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The Linguistic Colonialism of English

Some argue that the historical and current bloodshed of Western imperialism has transformed the English language into a universal tool of communication. Through centuries of colonialism, neocolonialism, Cold War expansionism, and, most recently, globalization, the West has spread its preferred systems of capitalism, democracy, and moral values. The British, until the beginning of the 20th century, and more recently the Americans, have emerged as the major sources of foreign influence throughout the globe. As a result of this, contemporary English is detached from any specific cultural identity; it is a tool which links different societies in an increasingly smaller world.

The first population to speak English was the British. About five hundred years ago, between five and seven million people spoke the language; today, about 1.8 billion people do. Processes of violent imperialism have paved the way for the cultural pandemic originating in the West. Until the 19th century, the British were the major superpower, and their method of colonization included establishing schools which taught English language and Western culture to locals who needed to be “modernized.” Most former British colonies now use English as their official language (e.g. Ghana and South Africa). Ever since the US colonized Puerto Rico after winning the Spanish-American war (note the absence of Puerto Rico, or Cuba, in the name of the war), the official languages on the island became Spanish and, of course, English.

Today, English is the third most spoken language in the world and tops the list of second languages. English is a necessity for studying at the most prestigious institutions of higher learning, a ticket to working almost anywhere in the world, and an instrument enabling a livelihood in the wealthiest nations. It has become the norm for non-native English speakers to communicate with other non-native English speakers in English if they do not share a native language. For example, Amsterdam is now populated by a large foreign community; most Italian, Spanish, and Chinese nationals who work there use English in the office to communicate amongst themselves and Dutch locals.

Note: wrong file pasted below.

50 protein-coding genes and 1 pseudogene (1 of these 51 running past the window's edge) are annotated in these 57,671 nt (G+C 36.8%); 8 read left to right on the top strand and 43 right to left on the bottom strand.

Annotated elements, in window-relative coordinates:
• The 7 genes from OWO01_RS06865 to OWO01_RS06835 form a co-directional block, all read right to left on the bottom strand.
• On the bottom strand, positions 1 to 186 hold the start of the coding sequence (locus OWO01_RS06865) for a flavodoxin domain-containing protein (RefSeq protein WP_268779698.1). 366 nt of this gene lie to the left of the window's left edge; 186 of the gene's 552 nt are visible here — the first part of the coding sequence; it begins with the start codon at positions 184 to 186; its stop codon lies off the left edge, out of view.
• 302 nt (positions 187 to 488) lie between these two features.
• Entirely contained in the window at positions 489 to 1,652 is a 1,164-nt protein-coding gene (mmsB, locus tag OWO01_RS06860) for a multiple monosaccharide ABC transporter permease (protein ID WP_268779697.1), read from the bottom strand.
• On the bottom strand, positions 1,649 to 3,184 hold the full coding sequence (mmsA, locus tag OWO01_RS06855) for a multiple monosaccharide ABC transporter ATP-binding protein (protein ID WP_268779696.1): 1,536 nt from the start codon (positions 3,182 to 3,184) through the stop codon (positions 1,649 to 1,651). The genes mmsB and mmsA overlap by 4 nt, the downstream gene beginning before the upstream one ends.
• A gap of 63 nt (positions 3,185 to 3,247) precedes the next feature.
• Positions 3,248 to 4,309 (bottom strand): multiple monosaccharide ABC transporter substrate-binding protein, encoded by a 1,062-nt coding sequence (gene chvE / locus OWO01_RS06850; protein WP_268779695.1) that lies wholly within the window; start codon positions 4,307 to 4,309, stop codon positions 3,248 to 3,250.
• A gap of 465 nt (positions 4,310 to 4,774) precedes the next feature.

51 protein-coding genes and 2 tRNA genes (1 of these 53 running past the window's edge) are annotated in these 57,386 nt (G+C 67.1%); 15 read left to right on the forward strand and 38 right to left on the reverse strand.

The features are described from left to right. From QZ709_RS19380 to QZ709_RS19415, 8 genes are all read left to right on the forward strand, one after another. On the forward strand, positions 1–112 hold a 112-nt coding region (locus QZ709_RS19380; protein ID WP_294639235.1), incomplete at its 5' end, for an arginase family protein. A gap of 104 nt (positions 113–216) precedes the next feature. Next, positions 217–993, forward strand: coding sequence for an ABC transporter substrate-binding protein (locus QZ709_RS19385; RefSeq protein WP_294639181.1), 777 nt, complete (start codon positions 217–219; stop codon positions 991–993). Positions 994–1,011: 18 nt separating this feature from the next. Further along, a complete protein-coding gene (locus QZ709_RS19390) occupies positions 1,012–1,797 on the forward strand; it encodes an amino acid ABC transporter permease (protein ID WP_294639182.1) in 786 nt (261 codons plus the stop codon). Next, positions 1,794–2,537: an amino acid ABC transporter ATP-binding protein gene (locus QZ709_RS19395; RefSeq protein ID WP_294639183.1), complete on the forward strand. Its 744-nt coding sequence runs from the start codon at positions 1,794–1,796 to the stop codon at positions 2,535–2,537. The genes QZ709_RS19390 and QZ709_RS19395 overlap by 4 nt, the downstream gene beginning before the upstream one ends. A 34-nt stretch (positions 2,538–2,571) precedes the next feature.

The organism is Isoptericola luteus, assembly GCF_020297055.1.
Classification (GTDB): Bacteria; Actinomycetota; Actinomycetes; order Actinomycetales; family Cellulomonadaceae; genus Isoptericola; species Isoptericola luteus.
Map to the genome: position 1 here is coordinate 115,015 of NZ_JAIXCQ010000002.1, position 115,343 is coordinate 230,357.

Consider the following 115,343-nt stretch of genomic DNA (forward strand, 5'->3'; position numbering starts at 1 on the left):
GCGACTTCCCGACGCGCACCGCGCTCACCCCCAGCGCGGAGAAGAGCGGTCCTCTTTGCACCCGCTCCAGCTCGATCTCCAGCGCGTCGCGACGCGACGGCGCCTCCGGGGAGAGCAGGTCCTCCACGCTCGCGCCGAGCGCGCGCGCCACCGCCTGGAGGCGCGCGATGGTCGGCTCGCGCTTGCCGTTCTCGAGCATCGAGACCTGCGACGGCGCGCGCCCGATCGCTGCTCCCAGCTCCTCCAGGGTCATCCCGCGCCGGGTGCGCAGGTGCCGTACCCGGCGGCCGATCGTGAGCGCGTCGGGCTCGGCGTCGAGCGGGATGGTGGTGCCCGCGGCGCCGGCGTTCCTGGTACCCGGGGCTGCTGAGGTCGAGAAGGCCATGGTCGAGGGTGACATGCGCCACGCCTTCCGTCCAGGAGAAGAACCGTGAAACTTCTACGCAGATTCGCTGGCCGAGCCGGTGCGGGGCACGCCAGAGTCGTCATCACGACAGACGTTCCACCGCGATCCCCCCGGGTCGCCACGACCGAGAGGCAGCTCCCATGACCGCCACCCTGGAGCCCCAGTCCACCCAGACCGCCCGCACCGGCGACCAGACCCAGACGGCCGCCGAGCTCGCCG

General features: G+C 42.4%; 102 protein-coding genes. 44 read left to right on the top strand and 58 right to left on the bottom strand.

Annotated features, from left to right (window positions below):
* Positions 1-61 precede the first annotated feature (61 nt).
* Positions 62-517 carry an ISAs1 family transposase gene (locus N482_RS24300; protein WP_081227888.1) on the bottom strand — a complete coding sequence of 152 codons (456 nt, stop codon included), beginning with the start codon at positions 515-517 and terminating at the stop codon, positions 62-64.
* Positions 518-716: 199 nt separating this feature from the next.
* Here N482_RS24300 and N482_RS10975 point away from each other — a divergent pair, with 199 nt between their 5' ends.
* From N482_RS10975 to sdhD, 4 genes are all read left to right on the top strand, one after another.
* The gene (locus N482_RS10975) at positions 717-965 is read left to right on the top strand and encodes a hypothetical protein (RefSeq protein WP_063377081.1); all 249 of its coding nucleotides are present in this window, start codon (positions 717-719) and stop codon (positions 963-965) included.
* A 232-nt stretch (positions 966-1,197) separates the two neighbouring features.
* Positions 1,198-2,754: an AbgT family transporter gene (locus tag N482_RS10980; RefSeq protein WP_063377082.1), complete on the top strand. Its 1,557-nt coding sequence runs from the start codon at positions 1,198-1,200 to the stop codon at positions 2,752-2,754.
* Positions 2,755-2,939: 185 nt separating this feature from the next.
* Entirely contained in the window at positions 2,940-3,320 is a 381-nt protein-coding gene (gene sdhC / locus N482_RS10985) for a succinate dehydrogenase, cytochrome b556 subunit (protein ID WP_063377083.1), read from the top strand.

This phenomenon feeds into the growth of social inequality linked to globalization. The majority of the time, English learned as a second language in public schools does not create a proficiency level adequate for working, studying, or relying on the language in daily life. Private language courses, summer exchange programs abroad and access to international schools are expensive and limited to a privileged minority. As is common, this kind of globalization seems to only benefit the rich.